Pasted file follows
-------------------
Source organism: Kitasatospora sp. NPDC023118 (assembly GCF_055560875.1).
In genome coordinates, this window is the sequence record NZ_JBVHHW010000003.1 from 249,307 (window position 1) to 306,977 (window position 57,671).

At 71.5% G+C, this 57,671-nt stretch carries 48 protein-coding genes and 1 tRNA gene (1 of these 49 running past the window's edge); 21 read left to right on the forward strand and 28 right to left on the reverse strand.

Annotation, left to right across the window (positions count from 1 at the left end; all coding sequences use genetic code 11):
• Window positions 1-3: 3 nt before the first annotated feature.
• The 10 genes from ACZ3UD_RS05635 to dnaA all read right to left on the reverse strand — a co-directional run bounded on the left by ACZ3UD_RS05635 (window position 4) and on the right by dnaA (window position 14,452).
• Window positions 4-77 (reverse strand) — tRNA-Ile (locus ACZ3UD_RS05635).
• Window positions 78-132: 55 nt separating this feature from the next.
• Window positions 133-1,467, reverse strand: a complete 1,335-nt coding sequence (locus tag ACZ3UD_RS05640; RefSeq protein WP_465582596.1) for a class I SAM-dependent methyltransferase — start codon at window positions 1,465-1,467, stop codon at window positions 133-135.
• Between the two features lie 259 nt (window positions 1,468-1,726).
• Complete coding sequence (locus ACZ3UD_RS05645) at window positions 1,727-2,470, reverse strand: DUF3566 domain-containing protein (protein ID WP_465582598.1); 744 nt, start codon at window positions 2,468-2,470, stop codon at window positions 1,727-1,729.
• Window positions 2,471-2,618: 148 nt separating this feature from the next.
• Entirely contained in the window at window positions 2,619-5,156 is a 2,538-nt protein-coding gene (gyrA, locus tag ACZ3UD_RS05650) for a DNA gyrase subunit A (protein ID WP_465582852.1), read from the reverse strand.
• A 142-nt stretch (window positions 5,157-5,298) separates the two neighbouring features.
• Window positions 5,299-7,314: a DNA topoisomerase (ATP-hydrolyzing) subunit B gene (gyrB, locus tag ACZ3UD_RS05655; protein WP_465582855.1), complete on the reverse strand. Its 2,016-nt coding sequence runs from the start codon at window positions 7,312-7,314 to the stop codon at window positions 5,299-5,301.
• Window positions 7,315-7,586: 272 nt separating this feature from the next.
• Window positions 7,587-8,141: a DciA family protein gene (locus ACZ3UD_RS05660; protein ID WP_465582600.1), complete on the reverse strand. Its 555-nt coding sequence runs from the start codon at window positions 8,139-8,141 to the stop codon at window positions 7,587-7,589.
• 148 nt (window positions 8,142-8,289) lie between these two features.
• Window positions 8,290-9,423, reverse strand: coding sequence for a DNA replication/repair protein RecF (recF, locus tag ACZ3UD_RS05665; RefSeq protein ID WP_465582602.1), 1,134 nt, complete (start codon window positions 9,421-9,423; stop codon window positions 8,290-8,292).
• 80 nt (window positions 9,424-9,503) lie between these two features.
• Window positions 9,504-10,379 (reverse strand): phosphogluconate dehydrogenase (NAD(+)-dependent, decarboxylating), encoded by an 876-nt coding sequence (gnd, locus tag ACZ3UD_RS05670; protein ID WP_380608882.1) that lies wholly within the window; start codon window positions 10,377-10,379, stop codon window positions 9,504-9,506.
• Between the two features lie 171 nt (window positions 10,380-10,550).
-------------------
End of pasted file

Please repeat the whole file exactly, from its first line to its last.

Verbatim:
Source organism: Kitasatospora sp. NPDC023118 (assembly GCF_055560875.1).
In genome coordinates, this window is the sequence record NZ_JBVHHW010000003.1 from 249,307 (window position 1) to 306,977 (window position 57,671).

At 71.5% G+C, this 57,671-nt stretch carries 48 protein-coding genes and 1 tRNA gene (1 of these 49 running past the window's edge); 21 read left to right on the forward strand and 28 right to left on the reverse strand.

Annotation, left to right across the window (positions count from 1 at the left end; all coding sequences use genetic code 11):
• Window positions 1-3: 3 nt before the first annotated feature.
• The 10 genes from ACZ3UD_RS05635 to dnaA all read right to left on the reverse strand — a co-directional run bounded on the left by ACZ3UD_RS05635 (window position 4) and on the right by dnaA (window position 14,452).
• Window positions 4-77 (reverse strand) — tRNA-Ile (locus ACZ3UD_RS05635).
• Window positions 78-132: 55 nt separating this feature from the next.
• Window positions 133-1,467, reverse strand: a complete 1,335-nt coding sequence (locus tag ACZ3UD_RS05640; RefSeq protein WP_465582596.1) for a class I SAM-dependent methyltransferase — start codon at window positions 1,465-1,467, stop codon at window positions 133-135.
• Between the two features lie 259 nt (window positions 1,468-1,726).
• Complete coding sequence (locus ACZ3UD_RS05645) at window positions 1,727-2,470, reverse strand: DUF3566 domain-containing protein (protein ID WP_465582598.1); 744 nt, start codon at window positions 2,468-2,470, stop codon at window positions 1,727-1,729.
• Window positions 2,471-2,618: 148 nt separating this feature from the next.
• Entirely contained in the window at window positions 2,619-5,156 is a 2,538-nt protein-coding gene (gyrA, locus tag ACZ3UD_RS05650) for a DNA gyrase subunit A (protein ID WP_465582852.1), read from the reverse strand.
• A 142-nt stretch (window positions 5,157-5,298) separates the two neighbouring features.
• Window positions 5,299-7,314: a DNA topoisomerase (ATP-hydrolyzing) subunit B gene (gyrB, locus tag ACZ3UD_RS05655; protein WP_465582855.1), complete on the reverse strand. Its 2,016-nt coding sequence runs from the start codon at window positions 7,312-7,314 to the stop codon at window positions 5,299-5,301.
• Window positions 7,315-7,586: 272 nt separating this feature from the next.
• Window positions 7,587-8,141: a DciA family protein gene (locus ACZ3UD_RS05660; protein ID WP_465582600.1), complete on the reverse strand. Its 555-nt coding sequence runs from the start codon at window positions 8,139-8,141 to the stop codon at window positions 7,587-7,589.
• 148 nt (window positions 8,142-8,289) lie between these two features.
• Window positions 8,290-9,423, reverse strand: coding sequence for a DNA replication/repair protein RecF (recF, locus tag ACZ3UD_RS05665; RefSeq protein ID WP_465582602.1), 1,134 nt, complete (start codon window positions 9,421-9,423; stop codon window positions 8,290-8,292).
• 80 nt (window positions 9,424-9,503) lie between these two features.
• Window positions 9,504-10,379 (reverse strand): phosphogluconate dehydrogenase (NAD(+)-dependent, decarboxylating), encoded by an 876-nt coding sequence (gnd, locus tag ACZ3UD_RS05670; protein ID WP_380608882.1) that lies wholly within the window; start codon window positions 10,377-10,379, stop codon window positions 9,504-9,506.
• Between the two features lie 171 nt (window positions 10,380-10,550).